Hijazi v Kensington & Chelsea Royal London Borough Council [2003] EWCA Civ 692

Housing – intentionally homeless – review – evidence

H was an assured shorthold tenant of a flat in south-west London, where he lived with his partner and two children. He fell into rent arrears and his landlord obtained a possession order against him. After he was evicted, he applied to the authority for assistance as a homeless person.

The authority decided that H was intentionally homeless as a result of his failure to pay the rent and H sought a review, relying in particular on various medical evidence about his mental condition, including evidence from a Dr ‘B’ which stated that H suffered from psychological difficulties which rendered him incapable of making a decision which would render him homeless intentionally.

In his decision letter, the authority’s reviewing officer stated that he considered that, as at the date of the eviction, the evidence showed that the appellant was in a position to manage his financial affairs. The decision letter did not refer to Dr B’s report.

H appealed on the ground that the authority had failed to consider Dr B’s report which, he argued, showed that he was incapable of paying his rent at the material date. In response, the reviewing officer filed a witness statement in which he stated that he had taken Dr B’s report into account but that he had considered that this evidence did not assist because it did not deal with the appellant’s state of mind at the relevant date, ie the date of his eviction (May 2001).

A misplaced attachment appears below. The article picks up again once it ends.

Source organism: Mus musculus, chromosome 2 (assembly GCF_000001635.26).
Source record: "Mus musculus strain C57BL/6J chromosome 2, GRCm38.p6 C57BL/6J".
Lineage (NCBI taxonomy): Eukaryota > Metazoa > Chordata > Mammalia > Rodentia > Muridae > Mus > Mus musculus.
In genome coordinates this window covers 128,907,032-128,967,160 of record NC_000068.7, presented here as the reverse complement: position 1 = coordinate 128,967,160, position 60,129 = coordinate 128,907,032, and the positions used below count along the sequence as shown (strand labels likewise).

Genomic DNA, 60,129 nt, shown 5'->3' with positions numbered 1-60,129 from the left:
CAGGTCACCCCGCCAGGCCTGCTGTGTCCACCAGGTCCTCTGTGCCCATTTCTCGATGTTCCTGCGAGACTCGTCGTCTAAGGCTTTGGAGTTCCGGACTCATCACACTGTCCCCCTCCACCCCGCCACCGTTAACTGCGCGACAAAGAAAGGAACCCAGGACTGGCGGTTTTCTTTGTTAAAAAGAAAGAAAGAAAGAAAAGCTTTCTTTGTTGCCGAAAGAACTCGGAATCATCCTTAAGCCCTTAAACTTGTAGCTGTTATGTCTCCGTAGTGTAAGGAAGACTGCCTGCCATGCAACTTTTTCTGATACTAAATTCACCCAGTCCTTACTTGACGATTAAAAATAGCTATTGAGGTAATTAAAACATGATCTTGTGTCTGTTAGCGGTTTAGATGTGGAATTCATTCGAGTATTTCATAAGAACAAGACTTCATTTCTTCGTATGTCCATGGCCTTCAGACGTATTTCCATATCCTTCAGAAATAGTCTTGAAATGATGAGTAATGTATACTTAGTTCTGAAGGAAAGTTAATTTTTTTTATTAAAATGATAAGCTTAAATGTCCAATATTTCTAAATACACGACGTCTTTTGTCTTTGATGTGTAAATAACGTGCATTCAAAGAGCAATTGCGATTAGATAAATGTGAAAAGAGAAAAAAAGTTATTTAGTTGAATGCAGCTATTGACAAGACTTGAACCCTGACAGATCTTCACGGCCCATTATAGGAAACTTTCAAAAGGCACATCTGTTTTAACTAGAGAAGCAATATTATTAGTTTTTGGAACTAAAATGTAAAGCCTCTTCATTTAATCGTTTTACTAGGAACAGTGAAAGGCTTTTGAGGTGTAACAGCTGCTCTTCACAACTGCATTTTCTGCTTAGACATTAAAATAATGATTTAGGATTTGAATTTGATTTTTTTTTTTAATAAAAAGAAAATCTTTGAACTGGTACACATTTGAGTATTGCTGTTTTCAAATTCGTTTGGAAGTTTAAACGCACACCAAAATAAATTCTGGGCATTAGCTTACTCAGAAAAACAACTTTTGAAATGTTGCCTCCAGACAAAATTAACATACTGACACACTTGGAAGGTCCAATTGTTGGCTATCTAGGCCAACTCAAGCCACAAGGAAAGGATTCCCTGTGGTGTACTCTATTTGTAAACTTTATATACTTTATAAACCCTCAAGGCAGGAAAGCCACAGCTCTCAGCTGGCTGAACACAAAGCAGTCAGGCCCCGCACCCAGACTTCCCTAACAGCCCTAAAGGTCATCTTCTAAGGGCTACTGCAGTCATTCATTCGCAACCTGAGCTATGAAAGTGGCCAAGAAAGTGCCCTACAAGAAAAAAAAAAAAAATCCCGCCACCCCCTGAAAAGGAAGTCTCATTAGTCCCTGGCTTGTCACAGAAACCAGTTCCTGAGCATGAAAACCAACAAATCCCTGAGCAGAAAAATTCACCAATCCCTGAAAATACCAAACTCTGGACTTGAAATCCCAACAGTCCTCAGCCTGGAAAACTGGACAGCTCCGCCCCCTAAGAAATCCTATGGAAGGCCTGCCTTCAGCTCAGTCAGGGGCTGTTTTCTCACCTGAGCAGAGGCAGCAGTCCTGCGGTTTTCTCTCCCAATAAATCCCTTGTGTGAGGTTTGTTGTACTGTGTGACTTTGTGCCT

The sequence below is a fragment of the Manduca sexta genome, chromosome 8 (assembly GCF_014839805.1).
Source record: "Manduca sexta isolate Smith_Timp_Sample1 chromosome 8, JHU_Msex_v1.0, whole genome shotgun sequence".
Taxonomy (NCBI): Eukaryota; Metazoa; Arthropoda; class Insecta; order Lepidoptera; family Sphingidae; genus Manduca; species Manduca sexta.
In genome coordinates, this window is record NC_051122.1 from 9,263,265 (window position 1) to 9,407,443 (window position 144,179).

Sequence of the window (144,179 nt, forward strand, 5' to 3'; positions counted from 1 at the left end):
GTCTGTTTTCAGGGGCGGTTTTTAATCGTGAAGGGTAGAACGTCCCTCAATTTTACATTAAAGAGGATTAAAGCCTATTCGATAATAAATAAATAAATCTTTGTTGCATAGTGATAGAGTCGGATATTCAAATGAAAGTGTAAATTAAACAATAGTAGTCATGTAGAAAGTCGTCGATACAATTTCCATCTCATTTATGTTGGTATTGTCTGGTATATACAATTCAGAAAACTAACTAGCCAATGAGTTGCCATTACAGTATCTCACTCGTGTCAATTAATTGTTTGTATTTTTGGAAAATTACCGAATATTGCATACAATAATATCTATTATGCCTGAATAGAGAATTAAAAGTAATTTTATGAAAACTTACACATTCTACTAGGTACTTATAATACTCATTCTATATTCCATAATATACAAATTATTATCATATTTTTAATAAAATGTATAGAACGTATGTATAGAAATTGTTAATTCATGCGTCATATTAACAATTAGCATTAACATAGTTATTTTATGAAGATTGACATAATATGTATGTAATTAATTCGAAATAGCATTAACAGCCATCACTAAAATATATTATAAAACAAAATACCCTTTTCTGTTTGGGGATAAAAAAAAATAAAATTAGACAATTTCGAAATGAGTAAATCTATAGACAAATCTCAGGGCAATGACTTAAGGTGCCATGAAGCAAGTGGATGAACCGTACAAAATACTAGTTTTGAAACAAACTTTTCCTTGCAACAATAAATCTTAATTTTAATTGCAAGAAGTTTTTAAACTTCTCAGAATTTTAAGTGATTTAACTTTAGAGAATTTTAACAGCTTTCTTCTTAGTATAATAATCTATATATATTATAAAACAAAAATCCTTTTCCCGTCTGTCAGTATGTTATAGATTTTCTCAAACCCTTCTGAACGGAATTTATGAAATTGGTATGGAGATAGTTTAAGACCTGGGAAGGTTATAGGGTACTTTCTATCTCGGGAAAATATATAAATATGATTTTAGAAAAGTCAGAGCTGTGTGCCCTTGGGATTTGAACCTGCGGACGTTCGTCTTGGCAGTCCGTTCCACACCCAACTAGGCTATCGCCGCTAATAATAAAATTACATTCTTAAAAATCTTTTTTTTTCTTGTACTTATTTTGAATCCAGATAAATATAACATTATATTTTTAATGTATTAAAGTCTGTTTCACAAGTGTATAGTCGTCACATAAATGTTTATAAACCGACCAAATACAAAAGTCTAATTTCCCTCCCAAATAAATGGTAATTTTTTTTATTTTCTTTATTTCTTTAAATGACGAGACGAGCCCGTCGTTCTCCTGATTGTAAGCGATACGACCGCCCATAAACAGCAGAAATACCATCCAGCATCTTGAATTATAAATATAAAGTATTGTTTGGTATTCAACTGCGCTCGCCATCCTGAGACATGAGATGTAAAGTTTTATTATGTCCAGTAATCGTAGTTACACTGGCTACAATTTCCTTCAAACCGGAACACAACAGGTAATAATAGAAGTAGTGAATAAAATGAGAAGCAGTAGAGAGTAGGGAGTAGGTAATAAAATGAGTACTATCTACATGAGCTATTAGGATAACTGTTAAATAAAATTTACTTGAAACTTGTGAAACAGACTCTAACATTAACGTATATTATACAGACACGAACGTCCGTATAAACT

The county court judge allowed the statement to be introduced as evidence and dismissed the appeal. H appealed to the Court of Appeal.

The Court of Appeal dismissed the appeal, stating that it was settled law that a court may admit a statement from a decision-maker to clarify or correct the reasons given in a decision letter. There was nothing objectionable in a subsequent statement identifying the material which was taken into account. The function of such evidence should generally be elucidation not fundamental alteration; confirmation not contradiction of the decision under review. Although it was unfortunate that the decision letter did not refer specifically to Dr B’s report, the reviewing officer was entitled to take the view that the report took matters no further because it did not refer to the appellant’s medical condition at the material time. He was entitled to conclude that there was nothing in the doctor’s evidence to suggest that he should have pursued other inquiries to confirm his conclusion.

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